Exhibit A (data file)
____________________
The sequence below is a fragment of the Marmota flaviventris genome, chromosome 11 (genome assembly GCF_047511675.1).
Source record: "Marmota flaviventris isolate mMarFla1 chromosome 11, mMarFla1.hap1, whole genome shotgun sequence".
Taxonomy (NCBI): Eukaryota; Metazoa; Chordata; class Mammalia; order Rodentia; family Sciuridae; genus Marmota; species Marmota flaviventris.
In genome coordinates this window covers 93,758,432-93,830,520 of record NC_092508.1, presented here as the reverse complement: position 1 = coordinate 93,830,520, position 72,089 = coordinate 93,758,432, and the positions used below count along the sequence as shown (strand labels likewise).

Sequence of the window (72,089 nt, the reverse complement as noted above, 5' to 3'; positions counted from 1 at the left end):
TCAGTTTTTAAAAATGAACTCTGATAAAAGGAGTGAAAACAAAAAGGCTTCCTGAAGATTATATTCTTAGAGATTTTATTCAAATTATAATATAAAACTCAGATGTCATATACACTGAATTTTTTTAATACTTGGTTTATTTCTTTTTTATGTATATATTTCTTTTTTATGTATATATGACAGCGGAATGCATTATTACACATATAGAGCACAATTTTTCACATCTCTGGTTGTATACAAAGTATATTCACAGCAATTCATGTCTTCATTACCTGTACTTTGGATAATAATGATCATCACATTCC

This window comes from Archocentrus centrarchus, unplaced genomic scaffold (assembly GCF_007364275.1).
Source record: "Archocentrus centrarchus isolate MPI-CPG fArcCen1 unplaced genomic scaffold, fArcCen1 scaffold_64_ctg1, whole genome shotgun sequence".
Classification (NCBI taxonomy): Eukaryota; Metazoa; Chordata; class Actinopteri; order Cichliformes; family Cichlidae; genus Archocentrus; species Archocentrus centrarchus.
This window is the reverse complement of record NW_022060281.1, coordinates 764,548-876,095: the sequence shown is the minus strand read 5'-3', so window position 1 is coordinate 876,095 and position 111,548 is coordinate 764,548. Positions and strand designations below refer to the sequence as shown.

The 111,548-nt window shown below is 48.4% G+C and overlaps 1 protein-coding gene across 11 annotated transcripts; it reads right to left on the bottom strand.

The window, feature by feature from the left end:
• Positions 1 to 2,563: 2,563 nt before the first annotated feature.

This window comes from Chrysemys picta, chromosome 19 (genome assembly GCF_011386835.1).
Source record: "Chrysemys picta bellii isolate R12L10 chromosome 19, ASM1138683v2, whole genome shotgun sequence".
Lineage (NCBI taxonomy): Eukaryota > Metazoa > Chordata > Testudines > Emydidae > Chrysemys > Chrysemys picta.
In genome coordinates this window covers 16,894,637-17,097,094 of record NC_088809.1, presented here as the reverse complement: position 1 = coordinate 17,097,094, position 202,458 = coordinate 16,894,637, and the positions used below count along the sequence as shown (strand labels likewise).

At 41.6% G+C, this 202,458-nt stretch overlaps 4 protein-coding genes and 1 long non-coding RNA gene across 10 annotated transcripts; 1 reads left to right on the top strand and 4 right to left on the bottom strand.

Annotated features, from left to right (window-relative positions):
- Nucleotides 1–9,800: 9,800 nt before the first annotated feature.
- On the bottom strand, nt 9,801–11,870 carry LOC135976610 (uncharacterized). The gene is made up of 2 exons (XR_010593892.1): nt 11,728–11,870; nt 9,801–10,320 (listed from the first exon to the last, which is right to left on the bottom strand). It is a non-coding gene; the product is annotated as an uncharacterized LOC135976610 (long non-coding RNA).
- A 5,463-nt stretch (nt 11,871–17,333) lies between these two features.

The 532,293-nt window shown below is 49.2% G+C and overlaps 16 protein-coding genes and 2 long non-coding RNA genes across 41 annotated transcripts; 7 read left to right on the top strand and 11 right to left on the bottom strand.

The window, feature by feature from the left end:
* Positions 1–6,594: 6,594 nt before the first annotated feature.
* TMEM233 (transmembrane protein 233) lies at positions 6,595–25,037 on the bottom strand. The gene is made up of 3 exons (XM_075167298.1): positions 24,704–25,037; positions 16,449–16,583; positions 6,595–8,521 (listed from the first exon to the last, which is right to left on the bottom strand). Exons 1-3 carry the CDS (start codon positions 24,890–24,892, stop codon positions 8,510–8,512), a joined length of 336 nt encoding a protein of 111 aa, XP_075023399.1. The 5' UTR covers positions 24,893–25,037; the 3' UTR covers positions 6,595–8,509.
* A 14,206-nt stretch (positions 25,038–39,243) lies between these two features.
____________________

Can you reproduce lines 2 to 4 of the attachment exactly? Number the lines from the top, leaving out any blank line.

Source record: "Marmota flaviventris isolate mMarFla1 chromosome 11, mMarFla1.hap1, whole genome shotgun sequence".
Taxonomy (NCBI): Eukaryota; Metazoa; Chordata; class Mammalia; order Rodentia; family Sciuridae; genus Marmota; species Marmota flaviventris.
In genome coordinates this window covers 93,758,432-93,830,520 of record NC_092508.1, presented here as the reverse complement: position 1 = coordinate 93,830,520, position 72,089 = coordinate 93,758,432, and the positions used below count along the sequence as shown (strand labels likewise).